Background: Corneal irradiation with high doses of ultraviolet-B (UVB) has been shown to damage the corneal endothelium in animals. Human occupational exposure to ultraviolet radiation (UVR) in welding is considered a risk for endothelial damage but the evidence for such an effect is limited. Methods: External eye photographs and non-contact specular micrographs (Topcon SP2000-P) were obtained from 102 white males aged between 32 and 62 years, 51 being arc welders (with 24 t 7 years experience) and 51 office workers. Most welders reported repeated occupational exposure to UVR (that is, welder's ‘flashes’). Results: Welders reported a higher level of ocular symptoms and a higher prevalence of pingueculae (47 versus 12 per cent), but only one case with pterygiurn. The average endothelial cell areas were the same in welders and office workers (398 ± 55 pm2 versus 400 ± 56 pm2; p = 0.868) as were the endothelial cell density (ECD) values (2,555 k 342 cells/mm2 versus 2,541 ± 308 cells/mm2; p = 0.825). ECD decreased with years of welding experience (p <0.01) but not faster than the decrease in ECD due to age. Conclusions: Repeated occupational ultraviolet radiation exposure through welding is not associated with any obvious differences in the corneal endothelium. No differences were observed in either ECD or cell polymegethism. Despite the periodic welding flashes, the exposure levels are below those needed to cause damage to the corneal endothelium.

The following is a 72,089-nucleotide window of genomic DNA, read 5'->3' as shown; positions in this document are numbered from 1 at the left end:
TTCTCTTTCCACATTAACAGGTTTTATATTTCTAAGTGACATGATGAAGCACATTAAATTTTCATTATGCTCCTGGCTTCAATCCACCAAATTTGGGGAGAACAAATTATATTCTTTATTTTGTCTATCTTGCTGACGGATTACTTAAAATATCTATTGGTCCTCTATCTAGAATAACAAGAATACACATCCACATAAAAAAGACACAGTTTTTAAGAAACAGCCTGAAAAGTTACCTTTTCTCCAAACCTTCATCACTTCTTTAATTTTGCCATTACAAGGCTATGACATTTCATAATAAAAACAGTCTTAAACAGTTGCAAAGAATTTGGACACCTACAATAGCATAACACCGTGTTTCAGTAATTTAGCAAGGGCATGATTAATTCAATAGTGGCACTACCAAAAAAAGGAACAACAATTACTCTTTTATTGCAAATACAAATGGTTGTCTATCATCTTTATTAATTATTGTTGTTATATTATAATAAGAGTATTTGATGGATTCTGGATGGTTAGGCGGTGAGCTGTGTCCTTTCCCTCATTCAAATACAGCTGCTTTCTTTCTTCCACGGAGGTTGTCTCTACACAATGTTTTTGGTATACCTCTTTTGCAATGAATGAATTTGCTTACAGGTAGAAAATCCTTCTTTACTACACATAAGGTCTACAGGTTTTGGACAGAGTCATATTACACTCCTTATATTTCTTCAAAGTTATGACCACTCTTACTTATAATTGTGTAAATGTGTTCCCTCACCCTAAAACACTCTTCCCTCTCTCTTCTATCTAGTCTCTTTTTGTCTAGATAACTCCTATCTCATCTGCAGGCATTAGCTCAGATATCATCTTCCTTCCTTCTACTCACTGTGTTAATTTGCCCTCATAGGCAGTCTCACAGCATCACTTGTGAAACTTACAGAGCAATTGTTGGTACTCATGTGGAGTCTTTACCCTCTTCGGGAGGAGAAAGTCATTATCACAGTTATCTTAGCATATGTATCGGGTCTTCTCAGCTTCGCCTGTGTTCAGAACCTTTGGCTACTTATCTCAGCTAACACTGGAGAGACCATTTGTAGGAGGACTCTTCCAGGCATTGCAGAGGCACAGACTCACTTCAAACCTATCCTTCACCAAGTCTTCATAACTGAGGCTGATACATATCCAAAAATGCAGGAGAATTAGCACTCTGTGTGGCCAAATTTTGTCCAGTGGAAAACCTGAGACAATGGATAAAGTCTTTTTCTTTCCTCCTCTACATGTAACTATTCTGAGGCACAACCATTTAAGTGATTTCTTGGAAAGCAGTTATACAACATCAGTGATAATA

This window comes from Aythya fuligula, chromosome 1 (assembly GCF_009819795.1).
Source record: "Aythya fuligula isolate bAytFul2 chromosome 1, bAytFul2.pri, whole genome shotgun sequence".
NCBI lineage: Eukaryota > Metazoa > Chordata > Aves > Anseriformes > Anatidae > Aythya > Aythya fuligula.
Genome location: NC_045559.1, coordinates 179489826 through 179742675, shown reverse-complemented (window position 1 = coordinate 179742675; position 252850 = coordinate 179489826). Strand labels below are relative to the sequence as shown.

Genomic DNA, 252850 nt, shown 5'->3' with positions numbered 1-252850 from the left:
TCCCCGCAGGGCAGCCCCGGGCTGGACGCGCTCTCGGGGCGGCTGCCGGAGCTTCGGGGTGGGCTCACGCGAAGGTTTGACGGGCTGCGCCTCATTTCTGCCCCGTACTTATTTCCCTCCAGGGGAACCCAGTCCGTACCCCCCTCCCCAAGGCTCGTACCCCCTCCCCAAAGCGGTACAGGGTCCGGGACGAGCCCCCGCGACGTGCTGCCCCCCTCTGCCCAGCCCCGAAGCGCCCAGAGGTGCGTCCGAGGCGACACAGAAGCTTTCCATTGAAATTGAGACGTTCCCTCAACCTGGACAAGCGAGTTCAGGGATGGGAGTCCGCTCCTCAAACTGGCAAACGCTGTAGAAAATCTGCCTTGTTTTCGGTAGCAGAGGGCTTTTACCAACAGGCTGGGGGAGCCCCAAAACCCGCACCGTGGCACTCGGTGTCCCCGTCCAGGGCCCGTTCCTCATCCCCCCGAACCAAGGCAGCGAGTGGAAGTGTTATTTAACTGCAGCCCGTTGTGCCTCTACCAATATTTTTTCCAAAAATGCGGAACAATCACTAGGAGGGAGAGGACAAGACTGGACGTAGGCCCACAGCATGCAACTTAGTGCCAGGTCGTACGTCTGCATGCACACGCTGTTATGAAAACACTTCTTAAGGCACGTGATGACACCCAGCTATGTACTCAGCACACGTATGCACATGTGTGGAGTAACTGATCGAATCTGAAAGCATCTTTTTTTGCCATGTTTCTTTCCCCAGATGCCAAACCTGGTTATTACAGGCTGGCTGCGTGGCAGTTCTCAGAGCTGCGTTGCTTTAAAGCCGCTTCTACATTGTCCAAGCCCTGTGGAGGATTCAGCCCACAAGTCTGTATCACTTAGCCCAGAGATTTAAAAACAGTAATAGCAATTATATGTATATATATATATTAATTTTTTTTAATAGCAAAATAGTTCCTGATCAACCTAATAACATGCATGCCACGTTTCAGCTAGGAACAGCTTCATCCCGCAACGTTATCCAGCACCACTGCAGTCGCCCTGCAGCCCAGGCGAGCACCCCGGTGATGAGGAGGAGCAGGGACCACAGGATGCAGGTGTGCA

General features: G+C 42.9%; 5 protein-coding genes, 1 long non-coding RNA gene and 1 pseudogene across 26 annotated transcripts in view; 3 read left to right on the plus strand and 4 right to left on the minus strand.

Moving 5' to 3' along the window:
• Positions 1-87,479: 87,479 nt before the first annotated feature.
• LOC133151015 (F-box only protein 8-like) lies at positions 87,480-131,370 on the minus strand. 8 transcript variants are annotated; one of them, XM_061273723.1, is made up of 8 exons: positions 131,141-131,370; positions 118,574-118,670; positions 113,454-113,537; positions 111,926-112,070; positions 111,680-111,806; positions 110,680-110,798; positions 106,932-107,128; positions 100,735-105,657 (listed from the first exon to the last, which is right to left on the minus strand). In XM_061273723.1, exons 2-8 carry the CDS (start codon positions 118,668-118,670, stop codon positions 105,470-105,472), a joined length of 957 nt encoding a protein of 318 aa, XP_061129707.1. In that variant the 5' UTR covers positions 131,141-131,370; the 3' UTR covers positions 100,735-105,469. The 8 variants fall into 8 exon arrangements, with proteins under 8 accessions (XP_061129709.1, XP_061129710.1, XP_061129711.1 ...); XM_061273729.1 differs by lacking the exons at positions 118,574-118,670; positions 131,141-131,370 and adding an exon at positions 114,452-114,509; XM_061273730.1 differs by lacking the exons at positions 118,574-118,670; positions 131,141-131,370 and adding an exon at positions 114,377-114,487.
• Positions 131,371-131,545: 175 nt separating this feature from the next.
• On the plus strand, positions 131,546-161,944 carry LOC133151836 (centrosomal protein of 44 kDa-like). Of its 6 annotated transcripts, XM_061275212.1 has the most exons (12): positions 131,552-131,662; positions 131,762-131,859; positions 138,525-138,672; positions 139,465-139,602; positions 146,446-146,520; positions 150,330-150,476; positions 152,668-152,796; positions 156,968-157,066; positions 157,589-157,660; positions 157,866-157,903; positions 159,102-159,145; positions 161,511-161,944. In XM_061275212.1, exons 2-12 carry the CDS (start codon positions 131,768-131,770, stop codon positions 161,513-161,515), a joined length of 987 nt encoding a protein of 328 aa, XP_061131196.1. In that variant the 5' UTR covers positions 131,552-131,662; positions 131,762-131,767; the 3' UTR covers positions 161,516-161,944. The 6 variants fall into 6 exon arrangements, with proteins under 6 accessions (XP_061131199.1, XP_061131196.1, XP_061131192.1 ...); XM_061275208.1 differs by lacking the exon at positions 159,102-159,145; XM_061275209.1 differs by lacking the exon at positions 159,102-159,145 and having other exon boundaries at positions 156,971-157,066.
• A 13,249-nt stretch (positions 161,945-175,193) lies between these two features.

|Number of pages||9|
|Journal||Clinical and Experimental Optometry|
|Publication status||Published - Nov 2005|
- anterior eye
- corneal endolethium